8th November 2017
Saxon and Norman Newark and Lincoln
With his easy style Professor Philip Dixon took us on a relaxed tour of Anglo Saxon and Norman Lincoln and Newark which drew heavily on his personal experience as a leading archaeologist and expert in historic architecture over many decades. Professor Dixon’s use of superimposed maps was extremely useful in aiding our imagination to appreciate the earliest origins of Newark around the Saxon ‘Burgh’ site and later Norman castle and church. The early development of Lincoln cathedral, for whom he currently acts as an archaeological consultant, was also analysed in detail. Professor Dixon told us about a book he is currently writing on this topic which several of us will be queuing up to purchase.
18th October 2017
The 17th Century High Street: Trade and Tokens in Lincolnshire and Nottinghamshire : Ben Alsop
Ben Alsop is the curator of the Citibank Gallery in the British Museum, a fascinating room which tracks the story of ‘money’ around the world. The talk was extremely interesting, showing us many examples of coins from the 17th century with a special focus on the East Midlands. The use of tokens during this period was also discussed. Tokens were used as units of small ‘currency’ produced by individual businesses and bearing their own special marks. Locally of course we have the use of the ‘siege coin’ produced in Newark in the Civil War as a good example of this practice. The talk ended with two example of business tokens from Collingham at this time.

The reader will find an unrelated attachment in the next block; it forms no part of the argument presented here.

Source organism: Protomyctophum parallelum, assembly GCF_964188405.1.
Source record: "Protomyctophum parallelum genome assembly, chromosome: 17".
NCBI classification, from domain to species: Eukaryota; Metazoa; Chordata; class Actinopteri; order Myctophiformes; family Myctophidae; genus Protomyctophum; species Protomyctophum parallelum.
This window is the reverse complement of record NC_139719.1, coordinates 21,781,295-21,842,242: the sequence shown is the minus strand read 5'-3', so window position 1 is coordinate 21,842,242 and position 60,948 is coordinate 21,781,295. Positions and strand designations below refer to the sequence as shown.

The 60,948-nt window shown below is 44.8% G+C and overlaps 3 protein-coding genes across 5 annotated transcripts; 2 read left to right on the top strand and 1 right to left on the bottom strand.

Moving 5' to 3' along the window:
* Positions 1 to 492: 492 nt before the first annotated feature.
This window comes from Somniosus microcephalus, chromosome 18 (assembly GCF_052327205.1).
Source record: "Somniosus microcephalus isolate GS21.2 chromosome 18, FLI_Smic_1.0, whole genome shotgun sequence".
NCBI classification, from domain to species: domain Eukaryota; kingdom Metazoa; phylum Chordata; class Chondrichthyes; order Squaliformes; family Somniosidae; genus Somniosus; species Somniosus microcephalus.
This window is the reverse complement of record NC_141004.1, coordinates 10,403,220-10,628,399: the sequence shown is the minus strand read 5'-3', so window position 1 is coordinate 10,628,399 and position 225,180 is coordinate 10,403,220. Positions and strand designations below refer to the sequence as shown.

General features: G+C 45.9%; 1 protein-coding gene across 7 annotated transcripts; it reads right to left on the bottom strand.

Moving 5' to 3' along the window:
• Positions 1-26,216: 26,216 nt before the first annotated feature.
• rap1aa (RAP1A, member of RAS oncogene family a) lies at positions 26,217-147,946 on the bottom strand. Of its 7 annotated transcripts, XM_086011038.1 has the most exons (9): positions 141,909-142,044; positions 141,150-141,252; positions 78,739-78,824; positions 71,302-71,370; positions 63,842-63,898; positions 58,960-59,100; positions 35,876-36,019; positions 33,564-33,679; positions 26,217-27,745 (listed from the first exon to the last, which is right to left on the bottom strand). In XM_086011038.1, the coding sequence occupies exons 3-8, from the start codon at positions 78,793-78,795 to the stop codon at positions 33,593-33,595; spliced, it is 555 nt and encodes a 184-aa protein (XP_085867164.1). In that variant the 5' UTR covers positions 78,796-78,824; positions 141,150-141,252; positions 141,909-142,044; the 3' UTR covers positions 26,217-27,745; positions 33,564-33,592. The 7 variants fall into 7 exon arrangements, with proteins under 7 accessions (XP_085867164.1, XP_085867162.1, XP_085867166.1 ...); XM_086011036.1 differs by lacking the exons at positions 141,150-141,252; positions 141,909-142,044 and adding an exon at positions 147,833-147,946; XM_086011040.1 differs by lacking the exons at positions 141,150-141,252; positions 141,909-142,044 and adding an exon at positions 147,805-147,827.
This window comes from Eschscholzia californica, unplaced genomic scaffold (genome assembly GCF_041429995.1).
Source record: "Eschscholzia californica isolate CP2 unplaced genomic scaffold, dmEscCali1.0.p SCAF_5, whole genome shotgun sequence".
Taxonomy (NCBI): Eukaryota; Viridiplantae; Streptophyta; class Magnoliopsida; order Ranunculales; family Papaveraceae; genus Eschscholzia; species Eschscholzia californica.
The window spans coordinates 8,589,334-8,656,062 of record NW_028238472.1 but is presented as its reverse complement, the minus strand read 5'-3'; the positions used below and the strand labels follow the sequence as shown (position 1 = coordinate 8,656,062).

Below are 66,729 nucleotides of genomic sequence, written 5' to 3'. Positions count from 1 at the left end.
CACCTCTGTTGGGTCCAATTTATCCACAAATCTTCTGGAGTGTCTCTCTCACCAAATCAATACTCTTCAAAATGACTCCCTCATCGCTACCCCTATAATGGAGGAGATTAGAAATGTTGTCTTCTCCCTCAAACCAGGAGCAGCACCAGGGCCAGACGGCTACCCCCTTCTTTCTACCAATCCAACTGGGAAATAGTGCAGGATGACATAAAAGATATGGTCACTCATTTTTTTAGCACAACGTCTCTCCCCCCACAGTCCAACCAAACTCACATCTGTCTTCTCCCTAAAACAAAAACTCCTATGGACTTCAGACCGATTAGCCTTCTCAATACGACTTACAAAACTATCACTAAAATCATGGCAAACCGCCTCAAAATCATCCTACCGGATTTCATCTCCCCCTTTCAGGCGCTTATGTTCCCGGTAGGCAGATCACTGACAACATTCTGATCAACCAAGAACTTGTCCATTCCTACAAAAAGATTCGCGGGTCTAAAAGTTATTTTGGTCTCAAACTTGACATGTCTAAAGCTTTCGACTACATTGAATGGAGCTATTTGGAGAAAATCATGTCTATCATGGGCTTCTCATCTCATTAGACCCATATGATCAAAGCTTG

There were many questions following the talk and it was obvious how much everyone had enjoyed the presentation.
20th September 2017
The Old Hall, North Collingham: Nigel Priestley
Nigel Priestley, Deputy Chair of CDLHS, gave members and visitors an entertaining and enlightening talk on one of Collingham’s oldest buildings and some of the people who have lived there over the centuries. Although there are few records of its origins it is possible that it was the Manor House for North Collingham. Nigel hoped we may be able to determine the age of the existing building by dating of timbers with the assistance of current owner Mark Woods. Mark also told the audience of his research on the building and showed some small items that he had found buried in the garden of The Old Hall.
Nigel then told us some interesting anecdotes of previous owners from the 17th Century to more recent times. The most recent of these awakened memories for many listening members and a lively discussion followed during question time.